High severity stand-replacing wildfires can deeply affect forest ecosystems whose composition includes plant species lacking fire-related traits and specific adaptations. Land managers and policymakers need to be aware of the importance of properly managing these ecosystems, adopting post-disturbance interventions designed to reach management goals, and restoring the required ecosystem services. Recent research frequently found that post-fire salvage logging negatively affects natural regeneration dynamics, thereby altering successional pathways due to a detrimental interaction with the preceding disturbance. In this study, we compared the effects of salvage logging and other post-disturbance interventions (adopting different deadwood management strategies) to test their impact on microclimatic conditions, which potentially affect tree regeneration establishment and survival. After one of the largest and most severe wildfires in the Western Alps that affected stand-replacing behavior (100% tree mortality), a mountain forest dominated by Pinus sylvestris L., three post-fire interventions were adopted (SL-Salvage Logging, logging of all snags; CR-Cut and Release, cutting snags and releasing all deadwood on the ground; NI-No Intervention, all snags left standing). The differences among interventions concerning microclimatic conditions (albedo, surface roughness, solar radiation, soil moisture, soil temperature) were analyzed at different spatial scales (site, microsite). The management interventions influenced the presence and density of safe sites for regeneration. Salvage logging contributed to the harsh post-fire microsite environment by increasing soil temperature and reducing soil moisture. The presence of deadwood, instead, played a facilitative role in ameliorating microclimatic conditions for seedlings. The CR intervention had the highest soil moisture and the lowest soil temperature, which could be crucial for seedling survival in the first post-fire years. Due to its negative impact on microclimatic conditions affecting the availability of preferential microsites for regeneration recruitment, salvage logging should not be considered as the only intervention to be applied in post-fire environments. In the absence of threats or hazards requiring specific management actions (e.g., public safety, physical hazards for facilities), in the investigated ecosystems, no intervention, leaving all deadwood on site, could result in better microclimatic conditions for seedling establishment. A preferred strategy to speed-up natural processes and further increase safe sites for regeneration could be felling standing dead trees whilst releasing deadwood (at least partially) on the ground.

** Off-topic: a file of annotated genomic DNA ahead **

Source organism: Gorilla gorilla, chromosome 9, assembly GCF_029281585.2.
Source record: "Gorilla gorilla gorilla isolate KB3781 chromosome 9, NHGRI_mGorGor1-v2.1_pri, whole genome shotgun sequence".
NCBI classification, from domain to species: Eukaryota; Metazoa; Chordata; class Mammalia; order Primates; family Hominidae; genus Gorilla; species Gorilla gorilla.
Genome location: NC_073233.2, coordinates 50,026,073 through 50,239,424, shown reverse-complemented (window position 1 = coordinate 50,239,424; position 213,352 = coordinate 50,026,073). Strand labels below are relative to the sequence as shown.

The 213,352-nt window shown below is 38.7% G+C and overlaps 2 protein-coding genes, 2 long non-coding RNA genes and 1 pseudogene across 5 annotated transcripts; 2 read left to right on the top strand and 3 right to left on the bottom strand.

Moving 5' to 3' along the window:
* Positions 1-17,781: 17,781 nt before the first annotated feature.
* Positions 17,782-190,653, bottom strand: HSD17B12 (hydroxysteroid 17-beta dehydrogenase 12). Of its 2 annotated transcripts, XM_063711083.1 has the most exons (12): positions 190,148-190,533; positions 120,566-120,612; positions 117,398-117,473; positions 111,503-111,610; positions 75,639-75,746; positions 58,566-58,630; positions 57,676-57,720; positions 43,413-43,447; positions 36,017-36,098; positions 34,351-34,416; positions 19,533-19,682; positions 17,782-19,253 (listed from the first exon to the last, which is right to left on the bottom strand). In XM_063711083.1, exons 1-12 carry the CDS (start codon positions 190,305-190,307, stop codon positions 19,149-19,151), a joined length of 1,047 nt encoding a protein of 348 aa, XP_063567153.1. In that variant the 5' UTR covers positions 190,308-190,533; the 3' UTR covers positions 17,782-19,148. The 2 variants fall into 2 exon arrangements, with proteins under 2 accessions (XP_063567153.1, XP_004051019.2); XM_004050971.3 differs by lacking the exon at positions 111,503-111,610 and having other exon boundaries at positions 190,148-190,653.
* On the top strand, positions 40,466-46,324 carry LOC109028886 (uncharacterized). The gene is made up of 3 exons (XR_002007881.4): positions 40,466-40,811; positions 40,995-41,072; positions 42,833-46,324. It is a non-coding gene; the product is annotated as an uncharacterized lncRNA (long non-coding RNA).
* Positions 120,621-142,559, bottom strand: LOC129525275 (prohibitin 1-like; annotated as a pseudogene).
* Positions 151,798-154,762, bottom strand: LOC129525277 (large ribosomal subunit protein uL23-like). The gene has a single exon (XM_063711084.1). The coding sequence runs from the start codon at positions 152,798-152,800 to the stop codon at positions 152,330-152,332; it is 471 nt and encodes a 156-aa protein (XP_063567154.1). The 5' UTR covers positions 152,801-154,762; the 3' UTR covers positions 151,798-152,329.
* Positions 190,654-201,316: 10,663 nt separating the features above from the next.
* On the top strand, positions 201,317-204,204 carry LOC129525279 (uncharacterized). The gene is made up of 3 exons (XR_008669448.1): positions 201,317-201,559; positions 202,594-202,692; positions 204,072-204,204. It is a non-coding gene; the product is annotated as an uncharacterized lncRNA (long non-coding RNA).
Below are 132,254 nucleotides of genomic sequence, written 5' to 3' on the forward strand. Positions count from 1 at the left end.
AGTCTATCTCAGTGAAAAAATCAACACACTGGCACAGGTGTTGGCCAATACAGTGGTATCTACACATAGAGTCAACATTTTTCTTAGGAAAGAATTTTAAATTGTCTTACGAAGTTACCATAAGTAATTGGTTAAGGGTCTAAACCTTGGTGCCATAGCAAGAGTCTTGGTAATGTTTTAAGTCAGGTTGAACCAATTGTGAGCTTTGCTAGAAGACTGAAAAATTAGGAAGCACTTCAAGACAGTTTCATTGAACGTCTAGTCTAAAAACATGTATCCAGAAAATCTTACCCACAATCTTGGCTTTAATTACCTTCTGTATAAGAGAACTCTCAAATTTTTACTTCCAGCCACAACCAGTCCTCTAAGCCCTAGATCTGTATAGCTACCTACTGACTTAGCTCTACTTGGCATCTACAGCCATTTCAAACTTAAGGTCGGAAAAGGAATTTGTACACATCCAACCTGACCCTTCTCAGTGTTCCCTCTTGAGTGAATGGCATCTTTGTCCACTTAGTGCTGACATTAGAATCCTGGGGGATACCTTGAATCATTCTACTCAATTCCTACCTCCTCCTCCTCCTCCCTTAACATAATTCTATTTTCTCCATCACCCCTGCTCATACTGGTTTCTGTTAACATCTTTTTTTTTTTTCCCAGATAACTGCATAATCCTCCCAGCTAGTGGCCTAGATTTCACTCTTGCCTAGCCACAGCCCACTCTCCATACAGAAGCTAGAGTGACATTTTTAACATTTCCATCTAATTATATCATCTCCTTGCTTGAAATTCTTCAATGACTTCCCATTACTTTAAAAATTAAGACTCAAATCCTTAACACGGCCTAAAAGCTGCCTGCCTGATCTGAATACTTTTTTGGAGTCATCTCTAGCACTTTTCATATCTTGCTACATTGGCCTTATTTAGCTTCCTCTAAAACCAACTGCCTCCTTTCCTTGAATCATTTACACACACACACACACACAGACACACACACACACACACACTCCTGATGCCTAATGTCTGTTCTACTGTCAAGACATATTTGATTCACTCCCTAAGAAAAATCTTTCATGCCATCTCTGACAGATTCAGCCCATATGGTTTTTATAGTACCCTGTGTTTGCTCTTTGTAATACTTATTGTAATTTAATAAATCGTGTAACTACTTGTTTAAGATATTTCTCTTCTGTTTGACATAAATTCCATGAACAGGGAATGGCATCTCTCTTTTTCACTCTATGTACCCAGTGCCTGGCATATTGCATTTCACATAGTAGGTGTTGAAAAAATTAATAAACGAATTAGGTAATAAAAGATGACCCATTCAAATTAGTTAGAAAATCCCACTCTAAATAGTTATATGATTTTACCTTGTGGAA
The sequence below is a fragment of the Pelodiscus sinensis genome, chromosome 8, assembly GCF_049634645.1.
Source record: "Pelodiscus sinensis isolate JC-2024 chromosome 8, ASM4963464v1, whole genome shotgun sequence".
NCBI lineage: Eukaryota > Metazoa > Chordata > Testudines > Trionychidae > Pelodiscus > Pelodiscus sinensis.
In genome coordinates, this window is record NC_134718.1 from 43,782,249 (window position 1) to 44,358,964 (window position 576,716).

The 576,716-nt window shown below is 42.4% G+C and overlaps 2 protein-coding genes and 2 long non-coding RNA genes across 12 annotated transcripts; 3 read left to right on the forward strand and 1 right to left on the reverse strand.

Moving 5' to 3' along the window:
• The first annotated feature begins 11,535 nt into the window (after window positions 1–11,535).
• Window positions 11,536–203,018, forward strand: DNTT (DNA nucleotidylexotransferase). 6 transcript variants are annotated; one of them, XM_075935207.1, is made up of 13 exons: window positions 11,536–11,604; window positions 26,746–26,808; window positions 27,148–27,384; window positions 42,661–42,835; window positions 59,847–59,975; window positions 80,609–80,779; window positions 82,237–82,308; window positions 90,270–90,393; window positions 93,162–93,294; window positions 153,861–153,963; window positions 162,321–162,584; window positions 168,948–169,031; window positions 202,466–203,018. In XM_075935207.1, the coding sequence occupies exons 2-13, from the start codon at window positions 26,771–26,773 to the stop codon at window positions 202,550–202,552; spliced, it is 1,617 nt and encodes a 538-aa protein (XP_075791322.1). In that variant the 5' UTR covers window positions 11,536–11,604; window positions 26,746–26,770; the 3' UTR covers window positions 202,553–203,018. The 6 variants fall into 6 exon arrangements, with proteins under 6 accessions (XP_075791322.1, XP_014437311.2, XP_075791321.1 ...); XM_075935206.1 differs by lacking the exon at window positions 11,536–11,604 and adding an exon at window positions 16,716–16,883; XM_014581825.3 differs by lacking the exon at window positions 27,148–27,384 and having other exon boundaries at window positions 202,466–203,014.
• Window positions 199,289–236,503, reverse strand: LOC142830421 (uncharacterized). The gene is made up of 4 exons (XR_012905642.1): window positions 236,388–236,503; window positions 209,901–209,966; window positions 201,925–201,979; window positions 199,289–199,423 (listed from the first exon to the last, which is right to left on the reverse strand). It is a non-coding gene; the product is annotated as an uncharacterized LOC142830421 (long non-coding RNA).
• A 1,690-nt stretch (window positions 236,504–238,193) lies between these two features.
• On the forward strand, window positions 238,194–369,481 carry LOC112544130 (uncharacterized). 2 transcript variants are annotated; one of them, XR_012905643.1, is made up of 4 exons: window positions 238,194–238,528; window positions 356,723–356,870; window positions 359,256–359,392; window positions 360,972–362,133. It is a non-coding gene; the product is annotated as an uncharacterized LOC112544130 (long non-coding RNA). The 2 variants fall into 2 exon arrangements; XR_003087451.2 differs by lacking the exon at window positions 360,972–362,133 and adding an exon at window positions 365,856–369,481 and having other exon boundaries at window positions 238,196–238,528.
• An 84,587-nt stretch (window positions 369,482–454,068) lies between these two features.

Post-fire management impact on natural forest regeneration through altered microsite conditions / Marcolin, E.; Marzano, R.; Vitali, A.; Garbarino, M.; Lingua, E.. - In: FORESTS. - ISSN 1999-4907. - 10:11(2019), p. 1014. [10.3390/f10111014]